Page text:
Islam Online, 27 Nov 07
by IOL Staff

CAIRO — Reciprocating a goodwill gesture by 138 Muslim scholars, more than 300 Christian scholars and clergymen from across the globe have signed a letter apologising to Muslims for the Crusades and the repercussions of America’s so-called war on terror.

“We want to begin by acknowledging that in the past (e.g. in the Crusades) and in the present (e.g. in excesses of the war on terror) many Christians have been guilty of sinning against our Muslim neighbors,” says the letter made available to the press at a news conference in Abu Dhabi on Monday, November 26.

“Before we ‘shake your hand’ in responding to your letter, we ask forgiveness of the All-Merciful One and of the Muslim community around the world,” added the “Loving God and Neighbor Together” letter.

The Crusades were a series of military conflicts of a religious character waged by much of Christian Europe during 1095–1291, most of which were sanctioned by the Pope of the Roman Catholic Church to originally capture Al-Quds from Muslim rule.

The Vatican has never apologised for the Christian expeditions.

“It is an unprecedented gesture to bridge the gap between Muslims and Christians, who make up 55 percent of the world’s population,” Muslim preacher Al-Habib Ali Al-Jafri told the press conference.

Early October, 138 Muslim scholars and dignitaries, including Jafri, sent a letter to the world’s Christian clergy, including Pope Benedict XVI, for dialogue based on common essentials between Islam and Christianity.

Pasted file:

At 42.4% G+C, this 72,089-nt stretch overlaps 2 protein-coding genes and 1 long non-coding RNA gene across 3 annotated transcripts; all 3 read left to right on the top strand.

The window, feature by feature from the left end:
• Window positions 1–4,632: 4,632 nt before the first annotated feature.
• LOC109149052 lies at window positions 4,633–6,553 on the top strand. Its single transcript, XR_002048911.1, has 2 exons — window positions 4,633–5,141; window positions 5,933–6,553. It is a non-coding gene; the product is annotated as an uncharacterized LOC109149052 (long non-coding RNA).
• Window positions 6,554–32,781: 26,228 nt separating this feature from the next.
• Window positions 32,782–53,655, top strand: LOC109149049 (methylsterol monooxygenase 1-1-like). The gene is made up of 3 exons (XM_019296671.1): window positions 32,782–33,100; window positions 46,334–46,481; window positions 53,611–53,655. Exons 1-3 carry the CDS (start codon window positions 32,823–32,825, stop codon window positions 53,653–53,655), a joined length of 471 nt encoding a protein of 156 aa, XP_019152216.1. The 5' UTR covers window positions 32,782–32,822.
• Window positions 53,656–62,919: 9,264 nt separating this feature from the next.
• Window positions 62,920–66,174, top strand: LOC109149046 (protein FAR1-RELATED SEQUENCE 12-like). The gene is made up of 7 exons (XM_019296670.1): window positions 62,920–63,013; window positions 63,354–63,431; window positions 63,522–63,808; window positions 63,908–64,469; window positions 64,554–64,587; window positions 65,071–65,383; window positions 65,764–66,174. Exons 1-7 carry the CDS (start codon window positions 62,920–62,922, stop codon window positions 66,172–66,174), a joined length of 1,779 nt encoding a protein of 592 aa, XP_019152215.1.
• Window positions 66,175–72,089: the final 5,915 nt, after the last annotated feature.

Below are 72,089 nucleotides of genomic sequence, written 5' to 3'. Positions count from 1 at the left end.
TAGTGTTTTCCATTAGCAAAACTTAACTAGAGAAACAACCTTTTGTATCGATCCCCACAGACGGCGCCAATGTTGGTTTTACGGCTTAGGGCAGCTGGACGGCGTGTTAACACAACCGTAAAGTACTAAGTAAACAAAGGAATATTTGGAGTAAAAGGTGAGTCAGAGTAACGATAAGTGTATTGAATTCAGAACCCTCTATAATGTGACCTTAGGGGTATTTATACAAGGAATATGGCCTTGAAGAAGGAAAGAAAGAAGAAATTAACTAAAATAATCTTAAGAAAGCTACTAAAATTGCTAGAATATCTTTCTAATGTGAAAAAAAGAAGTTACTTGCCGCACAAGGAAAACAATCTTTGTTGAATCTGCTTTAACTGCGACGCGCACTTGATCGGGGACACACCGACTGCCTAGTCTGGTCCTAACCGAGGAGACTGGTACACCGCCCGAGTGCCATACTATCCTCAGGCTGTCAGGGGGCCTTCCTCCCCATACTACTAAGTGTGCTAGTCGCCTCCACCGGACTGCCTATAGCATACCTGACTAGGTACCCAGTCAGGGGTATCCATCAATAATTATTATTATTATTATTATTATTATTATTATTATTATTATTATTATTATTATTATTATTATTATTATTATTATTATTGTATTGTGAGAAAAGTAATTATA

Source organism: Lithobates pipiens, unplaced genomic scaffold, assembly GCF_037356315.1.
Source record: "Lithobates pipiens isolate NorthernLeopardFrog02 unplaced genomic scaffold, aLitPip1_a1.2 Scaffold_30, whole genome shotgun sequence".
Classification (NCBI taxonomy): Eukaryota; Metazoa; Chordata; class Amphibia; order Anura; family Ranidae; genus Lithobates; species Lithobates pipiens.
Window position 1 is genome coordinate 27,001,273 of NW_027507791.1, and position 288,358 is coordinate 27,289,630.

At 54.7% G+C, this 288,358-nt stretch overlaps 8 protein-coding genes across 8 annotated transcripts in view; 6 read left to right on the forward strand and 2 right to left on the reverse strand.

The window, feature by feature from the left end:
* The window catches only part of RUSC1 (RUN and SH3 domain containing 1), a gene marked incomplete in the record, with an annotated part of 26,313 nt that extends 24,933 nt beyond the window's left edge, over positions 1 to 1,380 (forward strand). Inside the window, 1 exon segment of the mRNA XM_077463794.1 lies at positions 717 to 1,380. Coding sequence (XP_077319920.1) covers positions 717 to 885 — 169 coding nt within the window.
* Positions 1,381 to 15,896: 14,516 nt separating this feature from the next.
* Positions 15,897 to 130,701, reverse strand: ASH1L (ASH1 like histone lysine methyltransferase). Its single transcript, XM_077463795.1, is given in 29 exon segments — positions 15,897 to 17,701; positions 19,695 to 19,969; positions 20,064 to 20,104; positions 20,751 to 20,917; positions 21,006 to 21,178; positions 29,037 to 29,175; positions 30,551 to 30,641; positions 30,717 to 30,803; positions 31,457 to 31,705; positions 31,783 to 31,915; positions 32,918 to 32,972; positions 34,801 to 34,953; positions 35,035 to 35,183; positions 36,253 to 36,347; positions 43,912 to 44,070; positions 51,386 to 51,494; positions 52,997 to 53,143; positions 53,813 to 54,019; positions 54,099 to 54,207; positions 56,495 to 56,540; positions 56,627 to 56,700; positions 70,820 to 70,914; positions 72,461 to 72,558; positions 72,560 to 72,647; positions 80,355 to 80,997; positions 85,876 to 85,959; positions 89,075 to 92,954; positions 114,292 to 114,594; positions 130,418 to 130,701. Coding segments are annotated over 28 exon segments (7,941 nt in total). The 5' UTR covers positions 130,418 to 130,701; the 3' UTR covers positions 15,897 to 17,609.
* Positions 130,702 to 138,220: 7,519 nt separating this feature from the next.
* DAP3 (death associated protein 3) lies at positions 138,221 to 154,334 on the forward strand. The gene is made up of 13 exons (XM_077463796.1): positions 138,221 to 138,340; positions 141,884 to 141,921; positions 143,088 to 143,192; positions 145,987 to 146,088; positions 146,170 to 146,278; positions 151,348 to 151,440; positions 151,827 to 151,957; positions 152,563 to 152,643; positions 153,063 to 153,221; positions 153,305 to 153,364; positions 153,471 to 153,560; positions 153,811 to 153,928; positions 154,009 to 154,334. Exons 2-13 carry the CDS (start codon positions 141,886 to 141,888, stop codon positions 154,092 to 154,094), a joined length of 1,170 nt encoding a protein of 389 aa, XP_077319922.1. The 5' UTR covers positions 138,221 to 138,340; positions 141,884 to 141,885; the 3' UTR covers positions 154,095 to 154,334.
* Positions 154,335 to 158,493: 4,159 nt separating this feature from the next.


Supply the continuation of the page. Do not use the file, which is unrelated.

The call has already won plaudits from many non-Catholic leaders, including Anglican Archbishop of Canterbury Rowan Williams, Lutheran World Federation head Bishop Mark Hanson, World Council of Churches head Rev.Samuel Kobia and US Presbyterian Church head Clifton Kirkpatrick.

Roman Catholic cardinals said Sunday, November 25, the Vatican will have a positive response in the near future.

Actions not Words

The signatories of the new letter, mostly clergymen from the United States, said they were deeply “encouraged” and “challenged” by the Muslim letter.

“We receive the open letter as a Muslim hand of conviviality and cooperation extended to Christians world-wide,” they wrote.

“In this response we extend our own Christian hand in return, so that together with all other human beings we may live in peace and justice as we seek to love God and our neighbors.”

Miroslav Volf, founder and director of the Yale Center for Faith and Culture who compiled the response letter, said they hope to narrow all differences between Muslims and Christians.

He hopes the Muslim and Christian letters would serve as a springboard for a more serious and respectful rather than a “polite ecumenical” dialogue between the two religions.

“We are persuaded that our next step should be for our leaders at every level to meet together and begin the earnest work of determining how God would have us fulfill the requirement that we love God and one another.”

Al-Jafri, the Muslim preacher, said Muslims would take more positive steps in the days to come.

“We will hold more conferences and meetings at all levels to enrich inter-faith dialogue.”

(read the letter here)
“Loving God and Neighbor together: A Christian Response to ‘A Common Word Between Us and You” (Yale Center for Faith and Culture)
Christians, Muslims seek ‘Common Ground’ at Historic Conference (Christianpost, 27 Jul 2008)